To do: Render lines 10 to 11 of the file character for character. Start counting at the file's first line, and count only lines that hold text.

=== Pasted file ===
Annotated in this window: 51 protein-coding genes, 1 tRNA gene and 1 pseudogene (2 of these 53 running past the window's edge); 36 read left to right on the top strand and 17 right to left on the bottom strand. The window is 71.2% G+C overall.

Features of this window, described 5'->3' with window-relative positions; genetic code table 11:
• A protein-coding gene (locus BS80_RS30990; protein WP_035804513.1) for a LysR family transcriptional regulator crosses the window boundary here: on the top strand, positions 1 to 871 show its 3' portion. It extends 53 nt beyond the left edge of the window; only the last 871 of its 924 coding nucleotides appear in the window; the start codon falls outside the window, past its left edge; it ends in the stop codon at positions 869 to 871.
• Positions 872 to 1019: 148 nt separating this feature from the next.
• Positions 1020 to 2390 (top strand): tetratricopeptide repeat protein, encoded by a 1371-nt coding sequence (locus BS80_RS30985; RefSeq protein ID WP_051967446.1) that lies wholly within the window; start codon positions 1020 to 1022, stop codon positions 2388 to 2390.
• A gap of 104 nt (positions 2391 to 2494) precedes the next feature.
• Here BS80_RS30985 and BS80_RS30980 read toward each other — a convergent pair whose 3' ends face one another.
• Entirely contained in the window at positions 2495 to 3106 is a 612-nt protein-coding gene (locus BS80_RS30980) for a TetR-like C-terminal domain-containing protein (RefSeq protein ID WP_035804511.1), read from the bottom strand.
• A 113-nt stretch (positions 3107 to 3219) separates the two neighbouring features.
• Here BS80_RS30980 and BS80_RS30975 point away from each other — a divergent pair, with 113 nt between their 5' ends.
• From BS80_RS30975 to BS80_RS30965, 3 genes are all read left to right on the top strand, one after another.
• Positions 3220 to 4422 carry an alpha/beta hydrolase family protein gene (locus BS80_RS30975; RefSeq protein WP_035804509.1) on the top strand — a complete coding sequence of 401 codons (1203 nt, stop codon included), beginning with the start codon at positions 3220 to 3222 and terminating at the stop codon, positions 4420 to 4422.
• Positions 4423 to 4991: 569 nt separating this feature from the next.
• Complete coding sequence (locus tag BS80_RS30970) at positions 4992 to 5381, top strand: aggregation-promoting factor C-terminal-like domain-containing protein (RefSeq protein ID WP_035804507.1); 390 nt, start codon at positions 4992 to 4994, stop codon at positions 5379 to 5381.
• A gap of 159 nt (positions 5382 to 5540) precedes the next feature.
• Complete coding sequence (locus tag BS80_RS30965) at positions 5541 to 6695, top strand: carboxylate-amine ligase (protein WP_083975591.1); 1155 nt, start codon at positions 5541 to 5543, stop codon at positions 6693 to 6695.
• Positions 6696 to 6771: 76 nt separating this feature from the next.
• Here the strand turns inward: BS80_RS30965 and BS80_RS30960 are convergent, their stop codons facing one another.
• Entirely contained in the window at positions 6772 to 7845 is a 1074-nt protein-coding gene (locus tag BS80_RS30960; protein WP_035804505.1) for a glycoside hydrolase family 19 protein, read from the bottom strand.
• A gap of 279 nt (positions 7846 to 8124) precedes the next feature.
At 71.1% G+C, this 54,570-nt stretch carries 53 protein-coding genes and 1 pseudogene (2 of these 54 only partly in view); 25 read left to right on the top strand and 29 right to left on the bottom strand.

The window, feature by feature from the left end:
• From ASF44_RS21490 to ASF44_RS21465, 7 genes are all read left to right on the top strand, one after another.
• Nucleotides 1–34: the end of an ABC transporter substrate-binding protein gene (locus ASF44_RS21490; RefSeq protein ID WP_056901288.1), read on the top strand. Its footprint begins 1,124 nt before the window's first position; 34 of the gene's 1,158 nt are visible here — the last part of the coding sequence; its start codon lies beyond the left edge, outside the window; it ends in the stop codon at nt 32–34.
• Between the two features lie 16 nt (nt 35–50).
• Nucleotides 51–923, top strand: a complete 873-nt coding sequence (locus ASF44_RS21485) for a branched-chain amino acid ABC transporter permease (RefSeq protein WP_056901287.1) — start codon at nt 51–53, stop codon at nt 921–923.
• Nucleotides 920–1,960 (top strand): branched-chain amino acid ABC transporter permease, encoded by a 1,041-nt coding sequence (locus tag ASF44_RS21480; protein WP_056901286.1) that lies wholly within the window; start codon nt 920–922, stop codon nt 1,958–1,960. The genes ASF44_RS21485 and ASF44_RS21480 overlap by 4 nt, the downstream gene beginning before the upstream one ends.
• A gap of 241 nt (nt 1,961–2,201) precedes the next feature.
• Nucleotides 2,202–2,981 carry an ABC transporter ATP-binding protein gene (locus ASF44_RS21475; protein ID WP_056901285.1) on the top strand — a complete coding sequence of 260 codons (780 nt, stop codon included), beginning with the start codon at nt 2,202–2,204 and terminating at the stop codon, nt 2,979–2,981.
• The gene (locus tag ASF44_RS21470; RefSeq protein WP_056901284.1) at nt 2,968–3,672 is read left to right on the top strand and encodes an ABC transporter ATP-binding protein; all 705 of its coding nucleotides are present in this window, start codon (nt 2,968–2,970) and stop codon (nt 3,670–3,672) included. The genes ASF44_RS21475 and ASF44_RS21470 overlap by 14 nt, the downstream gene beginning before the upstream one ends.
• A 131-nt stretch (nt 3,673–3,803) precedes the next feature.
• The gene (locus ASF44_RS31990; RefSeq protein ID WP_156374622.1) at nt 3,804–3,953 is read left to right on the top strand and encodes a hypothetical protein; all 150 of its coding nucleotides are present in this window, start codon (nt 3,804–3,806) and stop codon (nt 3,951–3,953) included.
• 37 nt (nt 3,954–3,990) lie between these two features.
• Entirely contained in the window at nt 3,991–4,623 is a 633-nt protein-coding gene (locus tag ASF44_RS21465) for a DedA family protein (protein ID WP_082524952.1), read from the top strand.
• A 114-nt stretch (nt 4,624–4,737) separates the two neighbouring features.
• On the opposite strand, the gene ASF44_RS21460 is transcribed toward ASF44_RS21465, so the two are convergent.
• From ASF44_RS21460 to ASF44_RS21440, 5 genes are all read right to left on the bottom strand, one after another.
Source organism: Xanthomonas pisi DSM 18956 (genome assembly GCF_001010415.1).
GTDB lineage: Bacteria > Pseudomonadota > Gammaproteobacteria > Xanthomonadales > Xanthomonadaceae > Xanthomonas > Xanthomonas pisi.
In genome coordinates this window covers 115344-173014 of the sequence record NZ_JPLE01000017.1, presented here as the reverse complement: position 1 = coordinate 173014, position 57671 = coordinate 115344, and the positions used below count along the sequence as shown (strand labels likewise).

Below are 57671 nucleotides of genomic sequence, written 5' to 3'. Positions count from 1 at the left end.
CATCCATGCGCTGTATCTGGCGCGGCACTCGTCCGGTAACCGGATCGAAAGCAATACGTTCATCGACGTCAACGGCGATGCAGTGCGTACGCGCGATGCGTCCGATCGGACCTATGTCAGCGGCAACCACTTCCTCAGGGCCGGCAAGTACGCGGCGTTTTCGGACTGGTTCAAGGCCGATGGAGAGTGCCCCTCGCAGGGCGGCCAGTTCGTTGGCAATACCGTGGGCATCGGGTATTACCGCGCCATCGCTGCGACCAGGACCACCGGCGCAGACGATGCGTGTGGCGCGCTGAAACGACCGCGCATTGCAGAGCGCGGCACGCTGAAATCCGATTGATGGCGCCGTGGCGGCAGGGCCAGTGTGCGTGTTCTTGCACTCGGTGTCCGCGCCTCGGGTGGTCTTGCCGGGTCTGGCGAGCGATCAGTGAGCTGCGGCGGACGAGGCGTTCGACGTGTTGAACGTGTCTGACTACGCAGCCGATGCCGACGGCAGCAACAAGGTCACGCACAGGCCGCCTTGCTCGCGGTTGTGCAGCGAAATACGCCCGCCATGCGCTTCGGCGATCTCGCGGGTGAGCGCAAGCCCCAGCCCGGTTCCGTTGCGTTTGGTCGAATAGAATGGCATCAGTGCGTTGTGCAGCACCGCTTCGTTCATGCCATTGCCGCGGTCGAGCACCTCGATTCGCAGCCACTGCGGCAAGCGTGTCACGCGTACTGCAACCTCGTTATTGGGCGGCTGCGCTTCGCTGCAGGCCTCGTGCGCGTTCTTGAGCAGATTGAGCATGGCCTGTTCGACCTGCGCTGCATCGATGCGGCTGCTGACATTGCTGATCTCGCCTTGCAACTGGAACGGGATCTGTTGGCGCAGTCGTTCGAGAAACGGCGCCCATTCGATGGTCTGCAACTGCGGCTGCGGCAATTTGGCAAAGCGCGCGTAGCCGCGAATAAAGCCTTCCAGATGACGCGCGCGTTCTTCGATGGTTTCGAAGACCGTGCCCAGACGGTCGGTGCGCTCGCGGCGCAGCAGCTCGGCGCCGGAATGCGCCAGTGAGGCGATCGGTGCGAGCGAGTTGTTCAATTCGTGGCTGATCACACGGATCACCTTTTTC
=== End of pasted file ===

• Here BS80_RS30980 and BS80_RS30975 point away from each other — a divergent pair, with 113 nt between their 5' ends.
• From BS80_RS30975 to BS80_RS30965, 3 genes are all read left to right on the top strand, one after another.